New research from YouGov’s ‘International FMCG report 2021: Consumer goods in a Crisis’ provides an analysis of consumers’ attitudes to fast-moving goods across 17 global markets.
The white paper is based on more than 18,000 interviews and explores how the COVID-19 crisis has affected the FMCG/CPG sector worldwide across a range of categories.
The research finds that a majority of consumers in every market have changed their shopping habits in response to the pandemic, while more than half of consumers in 11 markets say they’ve altered their behaviours. In the UK, six in ten Britons say they’ve switched up their food shopping routine (60%).
During the pandemic, Britons preferred to shop nearby or at larger stores.
YouGov data indicates more than three in ten bought their groceries at a convenience store or corner shop (31%) while eight in ten used a supermarket (82%).
Use of local farms, markets, butchers and bakeries decreased, suggesting a decline in preference for food purchased from local sources. The proportion of those who used local farms and markets fell by 4-percentage-points between 2019 and 2020, while shopping at butchers and bakeries fell by 5-percentage-points.
While consumers haven’t shied away from using supermarkets during the pandemic, ‘click and collect’ and online delivery has become more popular. Almost two-fifths of Britons (38%) say that they plan to make more use of these options in future, a trend which can be seen around the world and particularly in India (67%), China (64%) and Indonesia (63%). However, Britons are more likely to have recently used online delivery (34%) rather than ‘click and collect’ (8%).
In Britain, there is evidence to suggest a slight uptick in the proportion of people planning their shopping trips to make fewer trips to the supermarket as advised by the government. The proportion of those who did their grocery shopping two to three times a week declined from 34% in 2019 to 27% in 2020, while the proportion who shopped once a week increased from 26% to 33%.
Changes in consumer purchase behaviour throughout the COVID-19 pandemic vary across different FMCG categories. A quarter of Britons increased their consumption of cupboard products such as pasta, rice and tinned vegetables (23% net), a fifth bought more frozen foods (20% net), and three in ten bought more cleaning products (31%), with a significant minority saying they stockpiled goods (30%).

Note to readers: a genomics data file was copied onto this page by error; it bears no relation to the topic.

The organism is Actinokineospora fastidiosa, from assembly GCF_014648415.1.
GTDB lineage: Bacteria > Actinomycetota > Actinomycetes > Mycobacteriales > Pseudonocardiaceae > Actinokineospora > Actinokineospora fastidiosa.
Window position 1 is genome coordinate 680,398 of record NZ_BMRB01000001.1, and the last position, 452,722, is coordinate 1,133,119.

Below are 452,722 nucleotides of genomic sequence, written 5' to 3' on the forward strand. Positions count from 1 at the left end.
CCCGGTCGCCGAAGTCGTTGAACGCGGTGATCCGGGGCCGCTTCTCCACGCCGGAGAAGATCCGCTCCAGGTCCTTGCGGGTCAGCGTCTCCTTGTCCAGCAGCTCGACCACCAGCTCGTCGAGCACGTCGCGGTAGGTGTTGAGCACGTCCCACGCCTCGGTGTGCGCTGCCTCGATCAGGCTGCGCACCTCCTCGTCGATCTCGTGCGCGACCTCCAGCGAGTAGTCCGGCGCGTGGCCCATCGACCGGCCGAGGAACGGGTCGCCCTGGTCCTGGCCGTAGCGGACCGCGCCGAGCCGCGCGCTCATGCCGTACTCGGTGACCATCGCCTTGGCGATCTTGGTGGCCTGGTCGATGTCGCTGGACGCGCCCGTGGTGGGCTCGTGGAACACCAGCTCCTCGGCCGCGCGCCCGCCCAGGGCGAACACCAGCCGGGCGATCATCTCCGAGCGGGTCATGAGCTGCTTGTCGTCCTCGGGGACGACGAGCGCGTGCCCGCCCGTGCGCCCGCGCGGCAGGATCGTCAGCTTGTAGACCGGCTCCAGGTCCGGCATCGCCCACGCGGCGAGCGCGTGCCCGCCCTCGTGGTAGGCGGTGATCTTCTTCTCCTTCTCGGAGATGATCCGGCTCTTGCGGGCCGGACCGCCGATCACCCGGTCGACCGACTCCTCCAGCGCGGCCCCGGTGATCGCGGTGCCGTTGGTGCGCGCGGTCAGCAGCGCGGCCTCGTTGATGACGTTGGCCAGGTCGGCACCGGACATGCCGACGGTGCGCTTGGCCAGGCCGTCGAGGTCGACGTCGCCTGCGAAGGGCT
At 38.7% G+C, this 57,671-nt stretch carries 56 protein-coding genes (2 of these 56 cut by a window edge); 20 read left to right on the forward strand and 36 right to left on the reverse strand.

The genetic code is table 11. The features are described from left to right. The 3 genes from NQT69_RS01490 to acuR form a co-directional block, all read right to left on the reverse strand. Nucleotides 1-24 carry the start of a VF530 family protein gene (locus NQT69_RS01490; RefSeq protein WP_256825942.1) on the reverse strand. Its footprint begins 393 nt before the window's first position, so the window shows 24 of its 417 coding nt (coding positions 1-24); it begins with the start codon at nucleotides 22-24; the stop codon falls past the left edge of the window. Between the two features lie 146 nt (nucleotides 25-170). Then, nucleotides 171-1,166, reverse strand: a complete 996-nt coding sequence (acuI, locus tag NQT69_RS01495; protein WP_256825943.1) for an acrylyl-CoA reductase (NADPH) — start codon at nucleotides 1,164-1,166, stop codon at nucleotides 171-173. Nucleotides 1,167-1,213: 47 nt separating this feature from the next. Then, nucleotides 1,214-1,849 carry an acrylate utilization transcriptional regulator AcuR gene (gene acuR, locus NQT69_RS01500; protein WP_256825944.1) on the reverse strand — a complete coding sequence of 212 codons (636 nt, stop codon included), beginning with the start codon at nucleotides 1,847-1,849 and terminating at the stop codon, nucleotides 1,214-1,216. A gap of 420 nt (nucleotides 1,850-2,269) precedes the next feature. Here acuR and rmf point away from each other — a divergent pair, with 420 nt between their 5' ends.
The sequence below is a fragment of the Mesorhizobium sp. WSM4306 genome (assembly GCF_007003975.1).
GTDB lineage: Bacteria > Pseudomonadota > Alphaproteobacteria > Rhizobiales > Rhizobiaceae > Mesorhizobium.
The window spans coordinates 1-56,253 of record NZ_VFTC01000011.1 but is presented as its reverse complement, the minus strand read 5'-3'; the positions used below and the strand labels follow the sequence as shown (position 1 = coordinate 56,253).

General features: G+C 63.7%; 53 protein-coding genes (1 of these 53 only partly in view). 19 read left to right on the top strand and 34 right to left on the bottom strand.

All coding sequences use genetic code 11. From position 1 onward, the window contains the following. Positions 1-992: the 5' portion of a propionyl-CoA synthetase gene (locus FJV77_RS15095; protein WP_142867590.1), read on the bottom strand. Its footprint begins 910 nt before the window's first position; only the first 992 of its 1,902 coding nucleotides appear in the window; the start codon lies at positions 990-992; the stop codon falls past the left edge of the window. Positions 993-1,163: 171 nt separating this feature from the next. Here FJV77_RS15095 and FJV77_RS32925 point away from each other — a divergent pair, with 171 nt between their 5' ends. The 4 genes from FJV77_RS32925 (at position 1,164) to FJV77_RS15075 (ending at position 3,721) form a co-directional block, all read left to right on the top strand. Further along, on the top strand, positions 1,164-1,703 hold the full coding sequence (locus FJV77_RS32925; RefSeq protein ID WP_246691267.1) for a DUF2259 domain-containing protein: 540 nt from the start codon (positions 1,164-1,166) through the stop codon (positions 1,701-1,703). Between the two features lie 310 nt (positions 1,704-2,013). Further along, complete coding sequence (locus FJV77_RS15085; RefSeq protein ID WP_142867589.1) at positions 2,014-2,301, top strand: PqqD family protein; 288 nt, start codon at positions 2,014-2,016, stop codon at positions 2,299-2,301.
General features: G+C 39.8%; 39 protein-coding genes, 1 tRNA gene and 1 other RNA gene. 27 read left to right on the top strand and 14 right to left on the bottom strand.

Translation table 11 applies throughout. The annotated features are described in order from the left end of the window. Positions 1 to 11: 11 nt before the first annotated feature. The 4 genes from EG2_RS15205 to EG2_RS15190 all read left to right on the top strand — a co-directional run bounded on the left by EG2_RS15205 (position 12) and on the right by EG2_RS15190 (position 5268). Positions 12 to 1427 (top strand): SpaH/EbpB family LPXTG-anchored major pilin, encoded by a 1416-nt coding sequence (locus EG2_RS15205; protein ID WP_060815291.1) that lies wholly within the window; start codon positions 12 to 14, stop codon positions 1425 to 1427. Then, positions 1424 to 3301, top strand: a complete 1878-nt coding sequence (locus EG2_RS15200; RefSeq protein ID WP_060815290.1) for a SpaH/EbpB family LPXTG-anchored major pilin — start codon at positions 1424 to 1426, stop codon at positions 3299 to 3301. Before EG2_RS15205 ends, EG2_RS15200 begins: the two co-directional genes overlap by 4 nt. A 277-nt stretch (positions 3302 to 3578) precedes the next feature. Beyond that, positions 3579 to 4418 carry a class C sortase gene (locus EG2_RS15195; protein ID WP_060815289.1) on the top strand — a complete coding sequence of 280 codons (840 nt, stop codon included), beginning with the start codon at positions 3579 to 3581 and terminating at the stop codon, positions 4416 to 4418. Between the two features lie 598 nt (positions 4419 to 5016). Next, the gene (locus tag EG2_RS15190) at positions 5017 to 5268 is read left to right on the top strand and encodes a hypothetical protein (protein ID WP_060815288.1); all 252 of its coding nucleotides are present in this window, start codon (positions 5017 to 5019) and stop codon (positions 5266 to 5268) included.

On the other hand, almost three in ten say their consumption of cosmetic products such as make-up and hair gel decreased (28%). While toiletries purchases at large supermarkets remained stable (seeing just a 3% decline), the proportion shopping at pharmacy chains declined by 21-percentage-points. Seven in ten said they were buying fewer toiletries as they weren’t going out as much (69%), so were using their products up more slowly (50%).
Much has been said about locked-down Britons consuming more alcohol throughout the pandemic, as all options for entertainment and socialising disappeared. While a quarter said their alcohol consumption increased (24%), more than a third said that their intake remained the same (36%) and a sixth decreased their intake (16% – higher than the global average of 14%).
Of those who increased their intake, 95% bought alcohol from a supermarket, with 57% buying alcohol once a week or more. Over half consumed this alcohol with a partner or spouse (55%), a third bought alcohol regularly anyway (36%), and a quarter drank alone (24%).
After the crisis, almost half of British consumers (49%) say that they want to buy more sustainable products, while six in ten will make more effort to support local businesses (61%). While some trends seen are likely to recover after the pandemic, such as people buying more toiletries once they have places to go and get ready for, it remains to be seen whether other trends like online shopping and stockpiling are here to stay.
Commenting on the research, Kai Virtanen, Director – Head of Consumer Sector at YouGov, said: “The COVID-19 pandemic has created both challenges and opportunities within the FMCG sector. It hasn’t had a one-size-fits-all impact on shopping behaviour, and there are very real differences between different categories and markets. While British consumers have increased their consumption of dry cupboard goods, frozen foods and cleaning products, consumption of cosmetics and toiletries have decreased.
"Similarly, there have been decreases in consumer’s use of local speciality food sources with a preference for supermarkets and corner shops, with consumers choosing to shop less frequently.
“Despite a number of changes in Britons’ shopping behaviour throughout the past year, there are signs that not all of these changes will remain. While consumers have purchased food less from local sources during lockdown, most likely due to limited accessibility as places were closed, the majority intend to make more effort to support local businesses after the pandemic.
"Whether these changes will be long-lasting or short-term remains to be seen, but as we enter the second year of the crisis, understanding consumer sentiment will be for keeping FMCG players on the front foot.”